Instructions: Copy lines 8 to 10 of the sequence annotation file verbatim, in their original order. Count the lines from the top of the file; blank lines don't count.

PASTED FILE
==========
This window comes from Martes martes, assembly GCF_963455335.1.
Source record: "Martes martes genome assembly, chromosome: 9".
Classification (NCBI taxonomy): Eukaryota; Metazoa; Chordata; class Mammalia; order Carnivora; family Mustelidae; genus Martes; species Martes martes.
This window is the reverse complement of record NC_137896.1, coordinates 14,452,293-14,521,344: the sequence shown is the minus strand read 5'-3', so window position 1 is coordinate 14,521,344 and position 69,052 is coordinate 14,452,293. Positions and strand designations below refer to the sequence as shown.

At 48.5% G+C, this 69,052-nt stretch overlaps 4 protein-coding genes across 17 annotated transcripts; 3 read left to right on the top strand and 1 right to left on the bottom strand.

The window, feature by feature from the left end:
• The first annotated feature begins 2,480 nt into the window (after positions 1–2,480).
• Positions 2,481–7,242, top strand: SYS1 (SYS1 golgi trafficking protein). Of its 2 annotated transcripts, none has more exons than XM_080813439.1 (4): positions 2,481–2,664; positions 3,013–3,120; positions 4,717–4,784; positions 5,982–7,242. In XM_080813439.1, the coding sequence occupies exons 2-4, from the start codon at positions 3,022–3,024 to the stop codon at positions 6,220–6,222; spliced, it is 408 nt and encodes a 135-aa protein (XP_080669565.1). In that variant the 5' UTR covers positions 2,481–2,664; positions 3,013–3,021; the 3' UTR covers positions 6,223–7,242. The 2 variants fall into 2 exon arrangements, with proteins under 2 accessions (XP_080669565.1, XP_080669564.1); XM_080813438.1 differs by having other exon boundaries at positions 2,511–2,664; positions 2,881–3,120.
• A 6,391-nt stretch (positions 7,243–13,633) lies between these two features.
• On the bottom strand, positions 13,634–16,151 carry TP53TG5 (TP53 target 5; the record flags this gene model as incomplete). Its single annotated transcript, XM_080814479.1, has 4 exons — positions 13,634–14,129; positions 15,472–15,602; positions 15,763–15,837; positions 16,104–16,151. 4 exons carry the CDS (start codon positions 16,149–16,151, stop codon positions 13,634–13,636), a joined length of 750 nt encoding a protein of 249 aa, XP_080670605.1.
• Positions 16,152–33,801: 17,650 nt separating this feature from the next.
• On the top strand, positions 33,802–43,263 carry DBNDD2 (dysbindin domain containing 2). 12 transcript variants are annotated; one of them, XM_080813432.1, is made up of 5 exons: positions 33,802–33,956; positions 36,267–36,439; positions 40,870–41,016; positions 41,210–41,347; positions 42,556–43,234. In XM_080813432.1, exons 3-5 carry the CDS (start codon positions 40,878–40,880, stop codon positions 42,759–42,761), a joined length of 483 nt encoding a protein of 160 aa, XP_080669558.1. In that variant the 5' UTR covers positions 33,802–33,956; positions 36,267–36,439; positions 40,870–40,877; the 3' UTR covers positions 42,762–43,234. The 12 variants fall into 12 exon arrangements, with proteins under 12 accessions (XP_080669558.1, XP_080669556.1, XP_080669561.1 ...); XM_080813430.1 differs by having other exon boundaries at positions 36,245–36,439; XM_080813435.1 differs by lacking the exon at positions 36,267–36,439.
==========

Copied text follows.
• Positions 2,481–7,242, top strand: SYS1 (SYS1 golgi trafficking protein). Of its 2 annotated transcripts, none has more exons than XM_080813439.1 (4): positions 2,481–2,664; positions 3,013–3,120; positions 4,717–4,784; positions 5,982–7,242. In XM_080813439.1, the coding sequence occupies exons 2-4, from the start codon at positions 3,022–3,024 to the stop codon at positions 6,220–6,222; spliced, it is 408 nt and encodes a 135-aa protein (XP_080669565.1). In that variant the 5' UTR covers positions 2,481–2,664; positions 3,013–3,021; the 3' UTR covers positions 6,223–7,242. The 2 variants fall into 2 exon arrangements, with proteins under 2 accessions (XP_080669565.1, XP_080669564.1); XM_080813438.1 differs by having other exon boundaries at positions 2,511–2,664; positions 2,881–3,120.
• A 6,391-nt stretch (positions 7,243–13,633) lies between these two features.
• On the bottom strand, positions 13,634–16,151 carry TP53TG5 (TP53 target 5; the record flags this gene model as incomplete). Its single annotated transcript, XM_080814479.1, has 4 exons — positions 13,634–14,129; positions 15,472–15,602; positions 15,763–15,837; positions 16,104–16,151. 4 exons carry the CDS (start codon positions 16,149–16,151, stop codon positions 13,634–13,636), a joined length of 750 nt encoding a protein of 249 aa, XP_080670605.1.